What Is Urban Fantasy?

Updated on October 4, 2019
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Cecelia grew up in South Australia. During her work in Kindergartens, Cecelia also became interested in speech development as literacy.

Image from Morguefile.com
Image from Morguefile.com

Urban Fantasy Is a New and Interesting Genre for Readers and Writers

I find myself asking out of academic and personal interest—what exactly is "urban fantasy?"

When I first heard about it, the concept seemed simple—it was fantasy set in a large city. The exact opposite of the traditional "pastoral" or rural fantasy, and epic imaginary country spanning "high fantasy."

But as I tried to develop an idea for a story or novel, I began to question that assumption. Every story has a setting; however, many stories are not defined by that setting.

We live predominantly in cities nowadays, so the city is a logical place for story setting. What makes an urban fantasy different from a fairy story simply set in the city?

Mishell Bakers’ Five Elements

According to Mishell Bakers’ guest post in The Writer’s Digest, all urban fantasy novels must contain five elements:

  1. The City
  2. Magic
  3. Mystery
  4. Point of view (generally first person)
  5. Sizzle (sensuality and “blatant or subtle eroticism")

These Elements Are Not Universal for the Genre

Mishell Baker is giving advice to writers and this sounds more like a formula on how to sell to certain audiences than an analysis of the tropes of "urban fantasy."

  • Number one (the city) - For sure!
  • Number two (magic) - Not necessarily magic, as the tale could be science fiction or post-apocalyptic.
  • Number three (mystery) - It's like saying the story needs a plot. However, politics, intrigue, alien invasion, horror, or war would also work.
  • Number four (point of view) - I use first-person occasionally, but I have come to believe this is the hallmark of a lazy writer. It takes more effort to flesh out a character and make a third-person narrative. I’m speaking from personal experience here, as after noticing first-person was becoming a habit, I challenged myself to change my first-person narrative into proper characterisation.
  • Number five (sizzle) - The writer may well lose as many readers as they gain by emphasising romance. It is not suitable for younger readers, and many male readers won’t tolerate it.

"Dark Angel" Is an Example

Dark Angel was a television series that ran from 2000–2002. The series was created by James Cameron and Charles H. Eglee, and sits squarely in the Urban Fantasy Genre. When I analyse this series, I get six elements, some similar to Mishell Baker's elements, and some different.

  1. The City but Not the Way We Know It: Dark Angel is post-apocalyptic as a disaster has destroyed society. The city is not the normal urban environment; many buildings are damaged, and the characters live amongst the more functional of the ruins.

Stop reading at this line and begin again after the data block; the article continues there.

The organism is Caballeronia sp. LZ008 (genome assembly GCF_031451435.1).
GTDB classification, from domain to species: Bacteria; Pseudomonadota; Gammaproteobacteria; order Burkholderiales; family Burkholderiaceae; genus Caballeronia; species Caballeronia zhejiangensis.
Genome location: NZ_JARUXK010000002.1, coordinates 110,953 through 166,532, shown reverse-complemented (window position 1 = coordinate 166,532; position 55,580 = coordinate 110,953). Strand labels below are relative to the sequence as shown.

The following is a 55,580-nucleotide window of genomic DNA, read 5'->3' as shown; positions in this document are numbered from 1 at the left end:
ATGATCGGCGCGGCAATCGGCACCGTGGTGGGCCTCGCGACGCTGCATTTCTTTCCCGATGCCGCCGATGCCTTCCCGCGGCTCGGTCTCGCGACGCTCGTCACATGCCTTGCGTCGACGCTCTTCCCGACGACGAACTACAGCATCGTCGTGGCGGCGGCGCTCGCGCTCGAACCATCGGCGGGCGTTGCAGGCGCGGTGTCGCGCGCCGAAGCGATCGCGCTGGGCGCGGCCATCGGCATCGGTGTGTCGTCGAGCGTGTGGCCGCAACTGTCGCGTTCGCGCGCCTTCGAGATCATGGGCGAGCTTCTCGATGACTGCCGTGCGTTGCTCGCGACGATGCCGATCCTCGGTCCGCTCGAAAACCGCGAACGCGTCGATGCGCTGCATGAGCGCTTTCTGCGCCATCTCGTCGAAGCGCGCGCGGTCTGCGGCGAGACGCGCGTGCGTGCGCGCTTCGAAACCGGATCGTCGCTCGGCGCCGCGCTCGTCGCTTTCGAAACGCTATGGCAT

2. Full of Secret Places: Dark Angel explores the hidden parts of the city. Scenes are shot in sewers and abandoned buildings.
  3. Cyberpunk: The main character, Max, is the result of a genetic engineering program. This reflects the cyberpunk obsessiveness with technology and computing. The disabled Logan is also a rich lovable nerd, and when his IT skills fail, he has greater geniuses he can call upon.
  4. Paranoia and Government Secrets: Created by a secret agency, unable to be open about their identity, hunting for the secret agency, and being hunted by the secret agency, all means that a great deal of espionage and intrigue has been thrown in.
  5. Characters With Powers and Super-Strength: Max and the other members of her series have enormous strength and enhanced processing skills.
  6. Unresolved Sexual Tension: Max and Logan don't admit their feelings for each other, and after they do, a virus prevents them from getting together. Many writers and producers have discovered that frustrated love holds the audience longer than smug, satisfied love. I would have liked to see them get smart and choose other partners, but that was just my point of view.

Skyscraper - Photo by Allan Schultz
Skyscraper - Photo by Allan Schultz

Conclusions: Make The City Different

We have only analysed one example so far, but I think one thing did become clear. The city must be more than a place to live for the work to qualify as "urban fantasy." The city needs to be estranged from reality and bathed in a light of unreality. It also needs to have secrets and retreats for the characters. The city also needs to have some personality. Sentient buildings only appear in a very few horror stories, but I would say that "urban fantasy" writers ought to consider something along those lines.

© 2019 Cecelia


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